First we introduce the following notation: $$ \mathcal{N}_\infty:= \{N\subset \mathbb{N}| \mathbb{N} \text{\ }N \text{ is finite}\} $$ and $$ \mathcal{N}_\infty^\#:= \{N\subset \mathbb{N}| N \text{ is infinite}\} $$ In most textbooks of real analysis, the limit inferior is defined in one of the following two ways: $$ \liminf_n C_n = \bigcup_{n=1}^\infty \bigcap_{m=n}^\infty C_m $$ or $$ \liminf_n C_n = \left\{x \in \mathcal{X} | x\in C_k \text{ ultimately for all } k \right\} $$ We need to show that: $$ \liminf_n C_n = \bigcap_{N\in \mathcal{N}_\infty^\#} \overline{\bigcup_{n\in N}C_n} $$ where the overline denotes the set closure in the respective topology. For the limit superior we need to show that: $$ \limsup_n C_n = \bigcap_{N\in \mathcal{N}_\infty} \overline{\bigcup_{n\in N}C_n} $$ These properties appear in [p.110, 1] as exercises.

[1] R.T. Rockafellar and R. J-B. Wets, "Variational Analysis", Grundlehren der mathematischen Wissenschaften, vol. 317, 1998.

  • $\begingroup$ there is already a very similar question. maybe they should be merged $\endgroup$
    – Albert
    Nov 22, 2011 at 21:41
  • $\begingroup$ @Glougloubarbaki : If you know a very similar question perhaps you should post it here. $\endgroup$ Nov 22, 2011 at 22:00
  • $\begingroup$ @Pantelis : What have you tried? $\endgroup$ Nov 22, 2011 at 22:01
  • $\begingroup$ @PatrickDaSilva I have tried showing that the one set is included in the other. But I don't see how I should proceed. $\endgroup$ Nov 22, 2011 at 22:43
  • 1
    $\begingroup$ I've posted a similar comment to several questions related to this one, but I'll add it here anyway, since it might be relevant. Definition 5.2.1 and Proposition 5.2.2 in Beer: Topologies on closed and closed convex sets seems to be a more general version of this. (He works with nets instead of sequences.) $\endgroup$ Nov 23, 2011 at 7:48

2 Answers 2


Thanks to Martin Sleziak (for pointing at the book of G. Beer [p.145, Prop. 5.2.2. in 1]) the proof is as follows:

Proposition 1. Let $(\mathcal{X},\mathcal{T})$ be a Hausdorff topological space. Then: $$ \liminf_n C_n = \bigcup_{N\in\mathcal{N}_\infty^\#}\overline{\bigcap_{v\in N}C_v} $$


(1). Let $x\in\liminf_n C_n$ and let $\Sigma\in\mathcal{N}_\infty^\#$. Let $W$ be a neighborhood of $x$. There is a $N_0\in\mathbb{N}$ sucht that for all $n\geq N_0$ such that $n\in\Sigma$: $$ W\cap C_n \neq \emptyset $$ Thus, $$ x\in\overline{\bigcup_{n\in\Sigma}C_n} $$ (2). Assume that $x\notin \liminf_n C_n$. Then, there is an open neighborhood of $x$, let $W\ni x$, such that $\Sigma_0:=\{n\in\mathbb{N}| W\cap C_n = \emptyset\}$. Therefore, $x\notin \overline{\bigcup_{n\in\Sigma_0}C_n}$. This completes the proof. $\square$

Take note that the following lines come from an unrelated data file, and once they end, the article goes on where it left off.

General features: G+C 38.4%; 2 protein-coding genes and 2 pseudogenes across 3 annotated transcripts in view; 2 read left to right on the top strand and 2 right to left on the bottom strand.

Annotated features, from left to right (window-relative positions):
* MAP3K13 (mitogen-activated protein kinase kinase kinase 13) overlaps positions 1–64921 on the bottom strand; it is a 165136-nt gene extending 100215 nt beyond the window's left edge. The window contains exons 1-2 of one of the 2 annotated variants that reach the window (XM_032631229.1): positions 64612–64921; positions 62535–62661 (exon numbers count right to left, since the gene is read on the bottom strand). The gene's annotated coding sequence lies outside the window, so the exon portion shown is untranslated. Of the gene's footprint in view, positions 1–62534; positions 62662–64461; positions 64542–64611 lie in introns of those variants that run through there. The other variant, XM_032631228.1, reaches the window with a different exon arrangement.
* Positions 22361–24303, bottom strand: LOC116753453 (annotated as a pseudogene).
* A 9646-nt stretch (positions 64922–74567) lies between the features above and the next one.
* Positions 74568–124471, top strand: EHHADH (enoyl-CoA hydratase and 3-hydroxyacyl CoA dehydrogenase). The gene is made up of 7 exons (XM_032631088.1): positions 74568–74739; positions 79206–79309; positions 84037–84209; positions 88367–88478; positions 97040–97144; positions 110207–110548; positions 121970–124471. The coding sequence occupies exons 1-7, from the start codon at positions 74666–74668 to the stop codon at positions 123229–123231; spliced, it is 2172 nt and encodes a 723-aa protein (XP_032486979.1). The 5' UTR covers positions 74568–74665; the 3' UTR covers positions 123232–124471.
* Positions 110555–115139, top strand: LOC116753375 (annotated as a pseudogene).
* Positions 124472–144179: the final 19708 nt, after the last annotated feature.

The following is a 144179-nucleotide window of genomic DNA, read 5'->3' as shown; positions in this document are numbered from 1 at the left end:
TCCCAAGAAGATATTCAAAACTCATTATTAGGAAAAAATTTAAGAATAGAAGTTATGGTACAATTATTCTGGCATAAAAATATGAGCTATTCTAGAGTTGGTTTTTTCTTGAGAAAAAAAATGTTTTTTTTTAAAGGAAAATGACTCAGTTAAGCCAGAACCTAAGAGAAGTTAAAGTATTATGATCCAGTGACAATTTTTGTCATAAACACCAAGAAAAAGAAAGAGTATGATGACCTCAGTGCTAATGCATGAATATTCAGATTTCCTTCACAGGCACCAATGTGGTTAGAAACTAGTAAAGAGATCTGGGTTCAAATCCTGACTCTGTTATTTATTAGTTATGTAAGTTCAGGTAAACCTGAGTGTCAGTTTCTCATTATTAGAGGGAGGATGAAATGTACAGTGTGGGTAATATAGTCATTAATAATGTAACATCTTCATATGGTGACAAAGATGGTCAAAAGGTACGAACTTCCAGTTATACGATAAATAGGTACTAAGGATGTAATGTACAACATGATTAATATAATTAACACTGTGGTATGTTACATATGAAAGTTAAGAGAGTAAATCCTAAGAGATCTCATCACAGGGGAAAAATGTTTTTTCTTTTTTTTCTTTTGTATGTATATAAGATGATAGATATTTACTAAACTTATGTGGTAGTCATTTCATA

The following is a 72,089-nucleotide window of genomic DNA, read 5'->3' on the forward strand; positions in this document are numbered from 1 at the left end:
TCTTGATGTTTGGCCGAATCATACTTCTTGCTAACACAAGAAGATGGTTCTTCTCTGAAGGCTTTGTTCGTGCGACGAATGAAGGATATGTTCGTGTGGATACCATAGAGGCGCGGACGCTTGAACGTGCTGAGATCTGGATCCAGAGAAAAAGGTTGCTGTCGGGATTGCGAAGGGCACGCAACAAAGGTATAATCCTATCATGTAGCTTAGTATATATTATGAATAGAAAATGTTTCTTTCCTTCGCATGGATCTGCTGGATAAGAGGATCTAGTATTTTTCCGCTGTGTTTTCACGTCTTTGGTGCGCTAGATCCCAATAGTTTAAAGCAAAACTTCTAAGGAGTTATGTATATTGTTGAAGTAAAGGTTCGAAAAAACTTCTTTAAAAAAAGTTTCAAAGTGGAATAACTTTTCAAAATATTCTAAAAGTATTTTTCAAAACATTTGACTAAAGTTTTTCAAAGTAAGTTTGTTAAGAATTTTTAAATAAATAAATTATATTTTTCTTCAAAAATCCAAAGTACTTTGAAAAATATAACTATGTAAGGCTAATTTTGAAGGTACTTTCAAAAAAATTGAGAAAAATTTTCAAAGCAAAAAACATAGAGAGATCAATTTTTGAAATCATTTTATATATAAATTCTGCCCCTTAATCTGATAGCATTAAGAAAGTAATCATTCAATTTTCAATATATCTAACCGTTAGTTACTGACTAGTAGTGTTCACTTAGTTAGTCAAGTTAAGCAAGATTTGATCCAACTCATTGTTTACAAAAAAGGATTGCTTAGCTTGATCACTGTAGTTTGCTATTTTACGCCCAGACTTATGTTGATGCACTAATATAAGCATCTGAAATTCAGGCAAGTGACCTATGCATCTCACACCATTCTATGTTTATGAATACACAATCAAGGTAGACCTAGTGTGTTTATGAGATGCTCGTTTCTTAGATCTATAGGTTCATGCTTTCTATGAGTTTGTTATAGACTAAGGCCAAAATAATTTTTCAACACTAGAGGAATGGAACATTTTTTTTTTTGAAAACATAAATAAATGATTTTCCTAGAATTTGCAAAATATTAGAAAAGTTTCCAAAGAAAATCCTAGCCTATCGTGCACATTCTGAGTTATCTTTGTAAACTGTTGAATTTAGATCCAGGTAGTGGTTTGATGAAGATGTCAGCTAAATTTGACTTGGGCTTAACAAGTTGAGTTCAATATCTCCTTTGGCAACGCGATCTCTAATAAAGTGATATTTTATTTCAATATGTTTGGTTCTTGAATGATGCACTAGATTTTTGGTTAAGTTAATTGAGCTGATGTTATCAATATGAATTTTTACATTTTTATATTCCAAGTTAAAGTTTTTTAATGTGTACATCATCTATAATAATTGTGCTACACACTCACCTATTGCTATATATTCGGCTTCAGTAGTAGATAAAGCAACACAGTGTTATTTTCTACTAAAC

Note 1: Characterization of the closure of a set: Let $C\subset \mathcal{X}$ and $\bar{C}$ denote its closure which is defined as:

$$ \bar{C}=\bigcap\{F\supset C| F^c\in \mathcal{T}\} $$ Then:

$$ x\in\bar{C} \Leftrightarrow \forall V\in\mathcal{T},\ V\ni x:\ V\cap C \neq \emptyset $$

Note 2: This result is stated in [1] for nets of sets in $\mathcal{X}$, $\{C_n\}_{n\in\Lambda}$ where $\Lambda$ is a partially ordered set. Then the class $\mathcal{N}_\infty^\#$ is replaced by the family of cofinal sets of $\Lambda$. Set set $\Sigma$ is called a cofinal subset of $\Lambda$ if for all $\lambda\in\Lambda,\ \exists\sigma\in\Sigma:\ \sigma\geq\lambda$.

Corollary 2. Let $\{C_n\}_{n\in\mathbb{N}}$ be a sequence of subsets of $\mathcal{X}$. Then: $$ \bigcap_{n\in\mathbb{N}}C_n \subseteq \overline{\bigcap_{n\in\mathbb{N}}C_n} \subseteq \liminf_n C_n $$

Proof. It follows from Proposition 1 taking $N=\mathbb{N}\in\mathcal{N}_\infty^\#$. $\square$